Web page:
Home Search Services People Contact

What can we help you find? Enter your search above.

Sugarman, Rogers, Barshak & Cohen, P.C. Logo Sugarman, Rogers, Barshak & Cohen, P.C. Logo

What can we help you find? Enter your search above.

I understand
Sugarman Rogers Icon

April 3, 2017

Cristina Gutierrez Shinnick

Executive director Tina Shinnick on lawyers as firm leaders

Close Video
Related Video

Video Title

Video Content

Featured Flourish

Sugarman Rogers executive director Tina Shinnick recently authored an article for the Massachusetts Bar Association’s Massachusetts Lawyers Journal titled “Can you keep your opinion to yourself?” The piece talks about the differences between a lawyer’s role for a client and when acting as a firm leader, and the importance of facilitation in the latter role.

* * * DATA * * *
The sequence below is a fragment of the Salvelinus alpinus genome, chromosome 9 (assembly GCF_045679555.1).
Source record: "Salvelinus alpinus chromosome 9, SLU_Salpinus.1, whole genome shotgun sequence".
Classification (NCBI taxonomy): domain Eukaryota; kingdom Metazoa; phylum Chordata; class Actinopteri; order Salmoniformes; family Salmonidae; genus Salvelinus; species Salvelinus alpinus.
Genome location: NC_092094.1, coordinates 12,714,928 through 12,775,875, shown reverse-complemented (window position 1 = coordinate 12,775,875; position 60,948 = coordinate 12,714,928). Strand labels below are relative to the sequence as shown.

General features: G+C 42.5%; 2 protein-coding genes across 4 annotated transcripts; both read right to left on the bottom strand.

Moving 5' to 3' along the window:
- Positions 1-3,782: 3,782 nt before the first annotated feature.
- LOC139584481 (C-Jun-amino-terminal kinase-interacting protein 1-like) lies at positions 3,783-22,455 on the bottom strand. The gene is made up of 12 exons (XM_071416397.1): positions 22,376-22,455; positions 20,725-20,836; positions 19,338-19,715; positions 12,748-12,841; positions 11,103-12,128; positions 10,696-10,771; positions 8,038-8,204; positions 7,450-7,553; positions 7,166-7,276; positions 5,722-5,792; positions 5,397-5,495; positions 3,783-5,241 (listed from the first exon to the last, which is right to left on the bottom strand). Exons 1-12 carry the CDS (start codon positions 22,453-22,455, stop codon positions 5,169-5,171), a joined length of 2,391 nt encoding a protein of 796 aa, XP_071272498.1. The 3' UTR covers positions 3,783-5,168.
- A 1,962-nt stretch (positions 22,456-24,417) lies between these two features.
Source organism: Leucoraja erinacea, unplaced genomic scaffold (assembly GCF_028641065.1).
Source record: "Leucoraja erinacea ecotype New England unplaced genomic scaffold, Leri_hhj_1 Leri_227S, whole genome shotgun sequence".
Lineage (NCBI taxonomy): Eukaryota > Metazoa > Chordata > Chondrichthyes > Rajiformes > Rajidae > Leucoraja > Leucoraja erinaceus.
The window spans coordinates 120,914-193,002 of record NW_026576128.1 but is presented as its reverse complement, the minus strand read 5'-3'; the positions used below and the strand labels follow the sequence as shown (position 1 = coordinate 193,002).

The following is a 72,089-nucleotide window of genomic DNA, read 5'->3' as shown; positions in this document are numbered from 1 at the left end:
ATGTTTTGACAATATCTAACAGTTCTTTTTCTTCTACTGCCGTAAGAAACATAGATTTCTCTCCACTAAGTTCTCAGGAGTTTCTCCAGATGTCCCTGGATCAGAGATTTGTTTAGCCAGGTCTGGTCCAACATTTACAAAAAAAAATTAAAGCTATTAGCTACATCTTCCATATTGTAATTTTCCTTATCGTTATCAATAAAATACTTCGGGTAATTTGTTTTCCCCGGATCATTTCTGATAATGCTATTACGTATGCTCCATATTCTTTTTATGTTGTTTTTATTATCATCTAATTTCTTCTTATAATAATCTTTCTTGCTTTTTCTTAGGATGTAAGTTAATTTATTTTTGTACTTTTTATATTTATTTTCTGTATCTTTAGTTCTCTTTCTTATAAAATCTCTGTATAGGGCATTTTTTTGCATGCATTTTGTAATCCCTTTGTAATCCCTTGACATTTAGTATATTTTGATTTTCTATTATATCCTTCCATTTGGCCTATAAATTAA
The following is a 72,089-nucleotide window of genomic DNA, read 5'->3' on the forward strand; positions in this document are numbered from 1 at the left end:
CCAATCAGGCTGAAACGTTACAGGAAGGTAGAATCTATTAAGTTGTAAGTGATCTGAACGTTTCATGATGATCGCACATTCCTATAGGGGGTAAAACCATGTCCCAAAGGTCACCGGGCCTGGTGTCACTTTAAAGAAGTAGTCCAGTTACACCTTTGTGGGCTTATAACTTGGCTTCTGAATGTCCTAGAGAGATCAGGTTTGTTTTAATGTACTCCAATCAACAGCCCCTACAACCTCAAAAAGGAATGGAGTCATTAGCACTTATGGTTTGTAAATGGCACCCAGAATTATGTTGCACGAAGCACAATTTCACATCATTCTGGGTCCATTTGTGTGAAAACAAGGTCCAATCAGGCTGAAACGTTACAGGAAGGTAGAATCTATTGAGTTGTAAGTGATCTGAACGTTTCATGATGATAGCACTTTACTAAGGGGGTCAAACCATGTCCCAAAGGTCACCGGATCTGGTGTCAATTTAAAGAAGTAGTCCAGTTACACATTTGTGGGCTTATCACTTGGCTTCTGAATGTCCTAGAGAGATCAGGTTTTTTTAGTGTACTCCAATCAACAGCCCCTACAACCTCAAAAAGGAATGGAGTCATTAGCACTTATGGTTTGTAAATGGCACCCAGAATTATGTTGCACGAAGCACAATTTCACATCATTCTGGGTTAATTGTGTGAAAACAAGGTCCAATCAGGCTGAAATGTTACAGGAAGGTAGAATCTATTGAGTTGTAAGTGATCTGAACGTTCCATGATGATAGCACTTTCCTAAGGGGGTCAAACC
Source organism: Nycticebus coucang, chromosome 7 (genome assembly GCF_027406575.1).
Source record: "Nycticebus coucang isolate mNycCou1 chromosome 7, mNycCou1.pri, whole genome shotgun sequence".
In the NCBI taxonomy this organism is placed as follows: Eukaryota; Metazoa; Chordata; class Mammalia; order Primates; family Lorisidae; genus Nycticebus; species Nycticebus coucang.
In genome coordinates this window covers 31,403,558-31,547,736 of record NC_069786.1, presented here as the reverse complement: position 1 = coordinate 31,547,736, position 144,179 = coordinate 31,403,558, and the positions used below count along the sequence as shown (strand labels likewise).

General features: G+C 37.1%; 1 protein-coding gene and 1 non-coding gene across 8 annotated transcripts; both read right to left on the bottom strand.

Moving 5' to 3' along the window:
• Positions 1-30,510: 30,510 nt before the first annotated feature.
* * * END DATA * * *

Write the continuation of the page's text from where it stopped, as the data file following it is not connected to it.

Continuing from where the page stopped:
An excerpt:

Clients pay lawyers for their advice, counsel, guidance and their opinion. So, when is it important for a lawyer to not offer an opinion?

Lawyers as leaders and managers are tasked with setting a vision and course for their firm or organization. They are skilled at asking questions and leading discussions. They are good at probing for clarification and summarizing thoughts. They are organized and deadline-driven. But how good are they at facilitating?

Lawyer leaders sometimes find themselves in the role of facilitator, often with their lawyer peers inside their organizations. Managing partners are often in this role and most people might think they are the only ones called upon to facilitate. However, practice group and committee leaders may also find themselves in this unfamiliar territory. And it might actually be a bit uncomfortable for those trained to have an opinion and argue passionately in defense of it.

So, let’s consider what facilitating is not then we can explore what it is.

Read the full article in the March/April 2017 issue of Massachusetts Lawyers Journal.

Related People